Government

HMRC consults on landfill tax extension to illegal waste deposits

The government has asked members of the waste industry to give their views on the proposed extension of the landfill tax to include deposits made illegally on unpermitted sites.

HMRC consults on landfill tax extension to illegal waste deposits
Under the new changes, illegally deposited waste would be subject to Landfill Tax
Aspects like the definition of what constitutes a waste site, who is responsible and what rate of tax should be paid on illegal disposals are all considered in a consultation launched by HM Revenue & Customs (HMRC) this week (20 March).

It was proposed in this month’s Spring Budget that the landfill tax, which was established in 1996 to disincentivise landfilling material, be extended to apply to the disposal of material at sites operating without an environmental permit.

At present, the government says, these illegal waste sites operate outside the scope of the tax, making the activity attractive to rogue operators who exploit the disparity of tax treatment to undercut legitimate operators. Last year, the Environment Agency (EA) Chief Executive, Sir James Bevan, said that waste crime was “the new narcotics”, comparing the fight against rogue traders illegally dumping and storing waste in unregulated sites to the battle with “drugs in the 1980s”.

The EA says that it found over 1,000 new illegal waste sites in 2015/16, and through enforcement closed 989. However, as of the end of March 2016, it recorded that there were still 622 active illegal sites.

Bringing illegal sites into the tax, HMRC hopes, would deter non-compliance by making waste crime less profitable, levelling the playing field for the legitimate waste management industry. The current number of illegal waste sites, it says, has the potential to ‘seriously undermine’ the landfill tax system.

Ahead of any changes, HMRC is holding a public consultation to gather thoughts on how extending the scope of the tax would work, with those directly or indirectly affected by illegal waste sites in England and Northern Ireland particularly targeted.

The landfill tax was devolved in Scotland in 2015, and will be devolved in Wales from April 2018, with both already approving plans to include illegal waste site deposits in the tax.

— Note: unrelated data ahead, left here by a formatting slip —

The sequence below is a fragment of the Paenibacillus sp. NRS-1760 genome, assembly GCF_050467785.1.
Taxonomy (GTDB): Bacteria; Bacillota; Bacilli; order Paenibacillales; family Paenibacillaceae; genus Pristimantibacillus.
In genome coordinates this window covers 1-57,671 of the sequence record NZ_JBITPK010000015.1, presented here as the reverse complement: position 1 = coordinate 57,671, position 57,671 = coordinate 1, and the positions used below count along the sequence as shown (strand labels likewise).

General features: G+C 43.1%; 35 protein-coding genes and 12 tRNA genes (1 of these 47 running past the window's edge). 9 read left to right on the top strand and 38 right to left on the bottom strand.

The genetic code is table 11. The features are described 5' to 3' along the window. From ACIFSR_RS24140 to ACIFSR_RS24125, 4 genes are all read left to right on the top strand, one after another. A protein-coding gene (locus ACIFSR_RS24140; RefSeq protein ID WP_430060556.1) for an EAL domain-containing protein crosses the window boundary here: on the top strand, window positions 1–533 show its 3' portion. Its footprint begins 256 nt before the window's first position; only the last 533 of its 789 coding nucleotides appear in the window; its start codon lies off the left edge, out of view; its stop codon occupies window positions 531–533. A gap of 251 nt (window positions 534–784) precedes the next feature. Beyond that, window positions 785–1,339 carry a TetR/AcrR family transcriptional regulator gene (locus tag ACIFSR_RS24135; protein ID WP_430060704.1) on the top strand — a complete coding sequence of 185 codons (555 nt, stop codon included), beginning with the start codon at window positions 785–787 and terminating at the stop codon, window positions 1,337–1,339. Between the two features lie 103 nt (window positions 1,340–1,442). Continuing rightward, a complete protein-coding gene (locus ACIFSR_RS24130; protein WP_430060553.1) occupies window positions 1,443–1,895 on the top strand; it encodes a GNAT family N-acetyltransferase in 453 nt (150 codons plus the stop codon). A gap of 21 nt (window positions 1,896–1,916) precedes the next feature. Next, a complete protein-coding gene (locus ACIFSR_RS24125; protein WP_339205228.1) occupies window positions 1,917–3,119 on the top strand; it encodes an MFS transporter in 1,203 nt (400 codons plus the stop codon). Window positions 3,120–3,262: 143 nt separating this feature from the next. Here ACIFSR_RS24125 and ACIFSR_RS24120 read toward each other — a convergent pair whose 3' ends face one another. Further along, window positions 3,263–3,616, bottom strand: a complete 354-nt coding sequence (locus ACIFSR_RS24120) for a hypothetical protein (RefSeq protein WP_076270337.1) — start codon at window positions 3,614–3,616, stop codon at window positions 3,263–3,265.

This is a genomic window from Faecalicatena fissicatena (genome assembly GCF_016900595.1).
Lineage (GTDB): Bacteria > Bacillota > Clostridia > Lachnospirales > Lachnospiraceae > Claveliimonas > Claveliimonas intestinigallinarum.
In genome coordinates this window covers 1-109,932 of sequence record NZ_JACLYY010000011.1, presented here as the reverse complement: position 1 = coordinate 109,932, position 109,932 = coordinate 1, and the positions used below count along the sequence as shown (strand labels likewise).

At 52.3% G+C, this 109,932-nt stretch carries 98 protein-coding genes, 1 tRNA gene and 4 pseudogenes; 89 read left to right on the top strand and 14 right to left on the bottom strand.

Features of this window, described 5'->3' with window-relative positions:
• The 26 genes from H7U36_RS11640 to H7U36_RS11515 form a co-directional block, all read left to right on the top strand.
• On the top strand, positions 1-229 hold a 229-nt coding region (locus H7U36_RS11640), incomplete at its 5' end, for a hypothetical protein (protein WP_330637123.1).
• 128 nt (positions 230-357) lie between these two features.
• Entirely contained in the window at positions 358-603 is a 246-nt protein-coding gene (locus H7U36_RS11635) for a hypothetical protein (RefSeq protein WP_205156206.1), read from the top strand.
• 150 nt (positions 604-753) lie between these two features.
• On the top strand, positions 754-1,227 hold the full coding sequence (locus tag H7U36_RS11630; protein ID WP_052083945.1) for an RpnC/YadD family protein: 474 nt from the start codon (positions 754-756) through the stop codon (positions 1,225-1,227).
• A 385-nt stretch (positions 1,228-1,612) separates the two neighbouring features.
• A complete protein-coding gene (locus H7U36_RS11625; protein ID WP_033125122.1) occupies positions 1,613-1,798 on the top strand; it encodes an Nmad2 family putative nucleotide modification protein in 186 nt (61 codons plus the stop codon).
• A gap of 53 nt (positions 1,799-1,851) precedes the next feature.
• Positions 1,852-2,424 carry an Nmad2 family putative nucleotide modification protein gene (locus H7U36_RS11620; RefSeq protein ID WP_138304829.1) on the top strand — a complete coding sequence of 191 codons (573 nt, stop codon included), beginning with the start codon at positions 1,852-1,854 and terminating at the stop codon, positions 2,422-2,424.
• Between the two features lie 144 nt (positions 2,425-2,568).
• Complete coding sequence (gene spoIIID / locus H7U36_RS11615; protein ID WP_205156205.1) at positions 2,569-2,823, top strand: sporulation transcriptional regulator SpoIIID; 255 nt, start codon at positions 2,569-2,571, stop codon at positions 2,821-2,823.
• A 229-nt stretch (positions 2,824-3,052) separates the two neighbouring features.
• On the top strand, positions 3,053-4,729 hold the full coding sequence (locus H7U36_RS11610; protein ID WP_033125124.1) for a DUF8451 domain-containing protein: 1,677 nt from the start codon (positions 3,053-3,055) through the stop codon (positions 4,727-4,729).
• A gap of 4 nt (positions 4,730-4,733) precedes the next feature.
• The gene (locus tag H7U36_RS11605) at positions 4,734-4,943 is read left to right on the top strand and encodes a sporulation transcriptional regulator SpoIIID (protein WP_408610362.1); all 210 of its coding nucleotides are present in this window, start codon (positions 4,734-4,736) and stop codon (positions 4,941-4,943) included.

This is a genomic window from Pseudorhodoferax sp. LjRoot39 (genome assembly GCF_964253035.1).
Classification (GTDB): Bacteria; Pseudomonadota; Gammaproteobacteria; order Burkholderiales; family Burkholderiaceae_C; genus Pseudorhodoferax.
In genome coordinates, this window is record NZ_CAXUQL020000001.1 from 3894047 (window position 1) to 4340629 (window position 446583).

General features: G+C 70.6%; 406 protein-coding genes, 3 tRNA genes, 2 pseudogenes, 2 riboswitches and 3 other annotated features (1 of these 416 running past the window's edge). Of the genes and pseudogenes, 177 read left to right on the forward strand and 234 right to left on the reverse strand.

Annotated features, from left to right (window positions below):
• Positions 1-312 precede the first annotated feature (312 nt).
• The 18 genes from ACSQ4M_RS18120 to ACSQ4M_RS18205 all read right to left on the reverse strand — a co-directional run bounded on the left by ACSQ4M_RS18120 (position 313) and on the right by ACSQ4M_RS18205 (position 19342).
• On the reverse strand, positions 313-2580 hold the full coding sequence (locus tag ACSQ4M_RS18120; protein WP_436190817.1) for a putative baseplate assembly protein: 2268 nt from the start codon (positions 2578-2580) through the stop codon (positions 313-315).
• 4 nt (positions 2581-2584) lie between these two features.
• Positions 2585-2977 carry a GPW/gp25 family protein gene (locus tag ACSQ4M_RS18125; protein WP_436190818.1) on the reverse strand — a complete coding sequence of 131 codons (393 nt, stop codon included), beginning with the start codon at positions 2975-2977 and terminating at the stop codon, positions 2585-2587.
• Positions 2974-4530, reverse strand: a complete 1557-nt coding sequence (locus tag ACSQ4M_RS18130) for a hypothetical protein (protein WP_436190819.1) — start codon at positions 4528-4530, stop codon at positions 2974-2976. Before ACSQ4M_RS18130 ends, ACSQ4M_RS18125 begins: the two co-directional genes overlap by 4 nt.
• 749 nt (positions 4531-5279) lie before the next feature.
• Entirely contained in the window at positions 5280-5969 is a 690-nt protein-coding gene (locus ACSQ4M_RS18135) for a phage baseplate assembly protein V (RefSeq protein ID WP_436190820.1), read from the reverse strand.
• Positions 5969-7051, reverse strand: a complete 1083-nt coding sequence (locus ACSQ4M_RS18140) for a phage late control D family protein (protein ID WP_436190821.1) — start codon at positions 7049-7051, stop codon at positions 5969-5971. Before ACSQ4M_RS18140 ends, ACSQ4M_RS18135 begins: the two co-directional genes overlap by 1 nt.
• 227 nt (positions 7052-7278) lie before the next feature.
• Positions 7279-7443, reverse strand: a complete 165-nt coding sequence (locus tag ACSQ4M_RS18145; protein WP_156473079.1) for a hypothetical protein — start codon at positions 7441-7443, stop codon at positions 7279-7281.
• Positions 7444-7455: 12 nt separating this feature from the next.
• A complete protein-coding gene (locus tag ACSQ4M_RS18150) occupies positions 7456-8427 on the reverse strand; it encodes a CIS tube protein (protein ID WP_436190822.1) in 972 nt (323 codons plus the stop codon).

The government says that, should it decide to pursue the policy, the earliest any changes would come into force is 1 April 2018.

Definition of a waste site

The consultation asks how an illegal waste site should be defined, and how to avoid including sites that legitimately operate without a permit due to Defra exemptions.

The proposed definition uses the EA’s summary of what makes an illegal waste site as: ‘A site operating without the appropriate permit for the activity being carried out where multiple loads of waste are deposited, treated, stored or disposed of, and where activity is, or appears to us to be taking place in an organised manner. The activities at the site will generally (but not always) be known to the landowner or the legal occupier of the site and will often be run as a business.’

Definition of a taxable disposal

As well as announcing the possibility to extending the scope of the landfill tax, the budget also introduced changes to the definition of a ‘taxable disposal’ for the tax, establishing that the tax is chargeable on material ‘if it is a disposal of material at a landfill site’, with a landfill site being defined as an area covered by the necessary environmental permit authorising disposals.

These changes were introduced to counter claims from operators that the material deposited is not waste, and therefore outside the scope of landfill tax.

Looking ahead to a tax on illegally deposited waste, HMRC proposes that when a material is disposed of at a site operating without a permit then all material on the site will be deemed to have been disposed and will be subject to the landfill tax, ensuring, the document says, that any extension of the tax to illegal waste sites will ‘likewise avoid any dispute over the intention of the person making the deposit’.

Who and what to tax

The consultation also seeks views on who should be liable for the landfill tax on disposal at illegal sites, and what rate should be attached to the new band of the tax.

For permitted sites, the listed site operator is liable for tax payment, but as there is no permit holder for illegal sites, deciding who pays is more complicated. HMRC suggests that the ‘controller’ of such a site will not always be the main person responsible for the activity, with complicit landowners, waste transporters or waste producers also being responsible.

For permitted operators, the rate will be set at £88.95 per tonne for standard material (£2.80 per tonne for lower rate material) as of April 2018. This represents an increase from the 2017 rates – £86.10 per tonne, and a lower rate of £2.70.

However, HMRC states that: ‘Material disposed of at an illegal waste site could have originated from many different sources and it would not be possible to determine the appropriate rate of landfill tax with any degree of accuracy. We would therefore need to adopt a different approach to calculating the tax due.’

It suggests charging the standard rate for all waste, assuming that a key driver of illegal dumping is evasion of the landfill tax, which would mostly be done when dealing with standard rated material. In Wales, a new, higher rate has been approved for unauthorised disposals to deter illegal waste activity.

The consultation closes on the evening of 5 May 2017.

HMRC’s consultation document on changes to the landfill tax can be read and downloaded on the department’s website.

Related Articles